Next month the landmark Palestinian Museum in Birzeit, just north of Ramallah, will mark its two-year anniversary. Back in 2016 when it opened to the public for the first time, it had no artwork or pieces to show – just its impressive architectural space and the promise of exhibitions to come. The empty space was a pronouncement of the extraordinary challenges of constructing such a building and institution in Palestine under the Israeli occupation.
Last August, as reported in Weekend, its sole exhibition space was filled with the museum’s inaugural exhibition, Tahyah Al Quds (“Jerusalem Lives”), curated by Reem Fadda. Last month, the second exhibition “Labour of Love: New Approaches to Palestinian Embroidery”, curated by Rachel Dedman, launched. It runs until August 25.
The exhibition provides a highly informative, accessible, unique and at times fascinating way of exploring decades of Palestinian history, from pre-Nakba to the present, through embroidery produced and worn by Palestinian women.
'The museum needs to represent all Palestinians'
A key challenge for a quasi-national institution that calls itself the Palestinian Museum is for it to be relevant and accessible to all Palestinians: those inside the West Bank, Gaza and East Jerusalem, living under Israeli occupation; the indigenous Palestinian minority inside Israel; and the millions living in the diaspora.
Each group has different travel documents and access restrictions into and within historical Palestine (ie the occupied Palestinian territory and Israel), which affect audiences and artists alike.
Someone who believes the institution has so far failed in this regard is Jack Persekian, a former director of the Palestinian Museum, who left before its opening due to differences with the board over its vision. He is one of the most respected names in the visual arts world in the Middle East.
“It’s another place, another cultural art centre. It doesn’t matter what you call it,” says Persekian, from the office of Anadiel Gallery, the first independent Palestinian gallery under Israeli occupation, which Persekian founded in 1992.
He says that when he became director, he inherited a strategy paper that clearly identified how to overcome this access issue, and that this has now been abandoned.
“The museum needs to represent all Palestinians, meaning those inside Palestine and those in the diaspora. To do that it had to create a sort of galaxy of different planets, with this main hub in Birzeit serving as a kind of the centre-of-command, while exhibitions and events would be happening wherever Palestinians are. It will mean nothing to Palestinians living in Gaza or in Lebanon or elsewhere. The idea of the galaxies, it faded – we don’t see it, we don’t hear it.”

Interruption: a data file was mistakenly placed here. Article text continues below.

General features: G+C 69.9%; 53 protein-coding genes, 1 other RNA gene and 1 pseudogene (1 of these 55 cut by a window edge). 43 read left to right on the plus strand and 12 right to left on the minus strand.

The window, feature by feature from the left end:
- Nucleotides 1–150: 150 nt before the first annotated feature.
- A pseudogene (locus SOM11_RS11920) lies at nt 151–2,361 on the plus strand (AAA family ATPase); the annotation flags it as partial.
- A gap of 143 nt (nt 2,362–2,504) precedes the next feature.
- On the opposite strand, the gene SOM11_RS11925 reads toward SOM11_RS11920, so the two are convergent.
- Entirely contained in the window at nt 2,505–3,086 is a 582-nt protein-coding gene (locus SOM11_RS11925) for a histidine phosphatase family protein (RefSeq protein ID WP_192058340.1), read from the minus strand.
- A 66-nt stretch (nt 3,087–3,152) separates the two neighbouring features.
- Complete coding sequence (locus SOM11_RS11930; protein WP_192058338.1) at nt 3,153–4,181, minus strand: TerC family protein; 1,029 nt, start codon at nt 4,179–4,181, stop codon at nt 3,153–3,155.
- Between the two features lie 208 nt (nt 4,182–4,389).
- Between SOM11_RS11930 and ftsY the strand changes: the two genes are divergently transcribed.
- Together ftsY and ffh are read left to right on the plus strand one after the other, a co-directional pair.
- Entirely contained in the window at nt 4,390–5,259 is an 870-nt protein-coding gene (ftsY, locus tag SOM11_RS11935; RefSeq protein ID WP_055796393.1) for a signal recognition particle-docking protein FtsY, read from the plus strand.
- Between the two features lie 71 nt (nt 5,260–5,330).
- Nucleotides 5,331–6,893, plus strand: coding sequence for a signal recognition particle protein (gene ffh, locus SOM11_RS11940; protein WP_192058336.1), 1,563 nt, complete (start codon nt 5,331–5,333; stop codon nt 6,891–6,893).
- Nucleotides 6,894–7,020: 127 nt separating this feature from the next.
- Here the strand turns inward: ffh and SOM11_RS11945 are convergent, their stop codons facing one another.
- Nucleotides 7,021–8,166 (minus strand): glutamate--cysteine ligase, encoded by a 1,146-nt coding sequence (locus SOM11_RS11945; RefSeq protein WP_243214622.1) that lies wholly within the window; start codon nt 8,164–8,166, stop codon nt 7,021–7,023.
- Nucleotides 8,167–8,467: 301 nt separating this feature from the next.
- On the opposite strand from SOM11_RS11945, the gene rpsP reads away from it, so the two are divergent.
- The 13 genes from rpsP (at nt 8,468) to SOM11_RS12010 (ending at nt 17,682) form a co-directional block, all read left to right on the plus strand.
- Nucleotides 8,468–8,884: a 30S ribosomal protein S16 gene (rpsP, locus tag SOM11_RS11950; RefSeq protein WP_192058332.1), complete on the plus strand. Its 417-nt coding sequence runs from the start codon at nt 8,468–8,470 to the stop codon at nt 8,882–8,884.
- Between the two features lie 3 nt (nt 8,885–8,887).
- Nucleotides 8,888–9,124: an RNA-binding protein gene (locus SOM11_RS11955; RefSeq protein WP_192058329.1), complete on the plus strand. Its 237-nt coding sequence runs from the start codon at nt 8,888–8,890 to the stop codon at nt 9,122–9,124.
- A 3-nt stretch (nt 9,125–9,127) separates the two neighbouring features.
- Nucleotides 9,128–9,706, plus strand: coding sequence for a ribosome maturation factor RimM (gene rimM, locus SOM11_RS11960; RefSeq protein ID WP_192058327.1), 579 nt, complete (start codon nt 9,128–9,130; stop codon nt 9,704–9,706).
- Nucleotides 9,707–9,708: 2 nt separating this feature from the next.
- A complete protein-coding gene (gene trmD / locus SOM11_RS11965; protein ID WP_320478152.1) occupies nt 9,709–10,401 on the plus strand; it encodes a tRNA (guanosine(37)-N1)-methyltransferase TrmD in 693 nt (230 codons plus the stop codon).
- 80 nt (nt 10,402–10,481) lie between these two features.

Persekian says the Palestinian Museum is doing “more or less” what a number of other established but smaller cultural institutions in Jerusalem and the West Bank are already doing, but adds: “It’s not about real estate, the size of the building or the size of your budget, you know? It’s how relevant you are and how ...” – he pauses, searching for the right word – “how sensitive you are to what’s around you and how you can contribute to the surrounding, in terms of building knowledge, addressing certain issues, about connecting people, and doing things that – especially in the museum’s case, given the scale of it – are not possible or not within the capabilities of the institutions and organisations and museums that already exist here.”
A lack of direction and vision
One of Palestine’s most respected and best known artists, Sliman Mansour, also feels that the museum lacks direction and vision. He believes an organisation of this scope should have focused on developing both a permanent collection and temporary, travelling exhibitions. It faces a challenge of reversing decades of fragmentation.
“They don’t know what to do with this building, they don’t seem to have any concept about what its function should be. Now and then they put [in] half a million dollars to make an exhibition and then it goes and the money goes.”
He adds that the turnover of directors means that implementing a vision will be extremely difficult without continuity and harmony at the top. The most recent director, Professor Mahmoud Hawari, who was on secondment from his roles at the University of Oxford and the British Museum, seems to have been forced out abruptly last month.
Zina Jardaneh, Chair of the Board at the Palestinian Museum, urges its critics to be patient. She said, by email, that the idea of having cultural centres in each key population area “remains at the core of our strategy in the long-term. In the short-term we are looking at partnerships with different museums or cultural institutions in the region and beyond, travelling exhibitions and more importantly the digital presence”.
Jardaneh points out that Dedman’s first iteration of the embroidery exhibition, called “At the Seams”, “was shown in Dar il Nimer in Beirut two years ago. This and the current, much larger project, Labour of Love, have brought original new research, new dialogue and new questions to the table, one of our main aims”.
From art of resistance to the art of subsistence?
Mansour’s generation of artists played a profound role in articulating and promoting the liberation struggle through art in the 1970s and 1980s. Palestinian art and its institutions came under ruthless attack from Israeli authorities, who recognised its ability to inspire and rally Palestinians to fight for their rights and spark awareness abroad, and so outlawed it – as well as flags and even artwork incorporating the colours of the flag. Liberation-themed artwork on posters and postcards became an important way for Palestinian artists and their public to circumvent Israeli censorship.
Today, Israel has scaled back on such tactics with regard to the arts, and there are scores of museums and galleries throughout the region. What has changed presumably is the threat level to the status quo from an art perspective. A cursory look at contemporary Palestinian art suggests a preoccupation with uncertainty, or trying to make sense of a transformed landscape, with some artists, such as Larissa Sansour in A Space Exodus creating fantasies of statehood, with a female astronaut planting the Palestinian flag on the moon. The revolutionary ardour and the motherland and utopic elements of earlier regional art have been replaced in much contemporary Palestinian art by a vague, indeterminate space, a sense of limbo, with motifs of isolation, fragmentation, waiting and absence.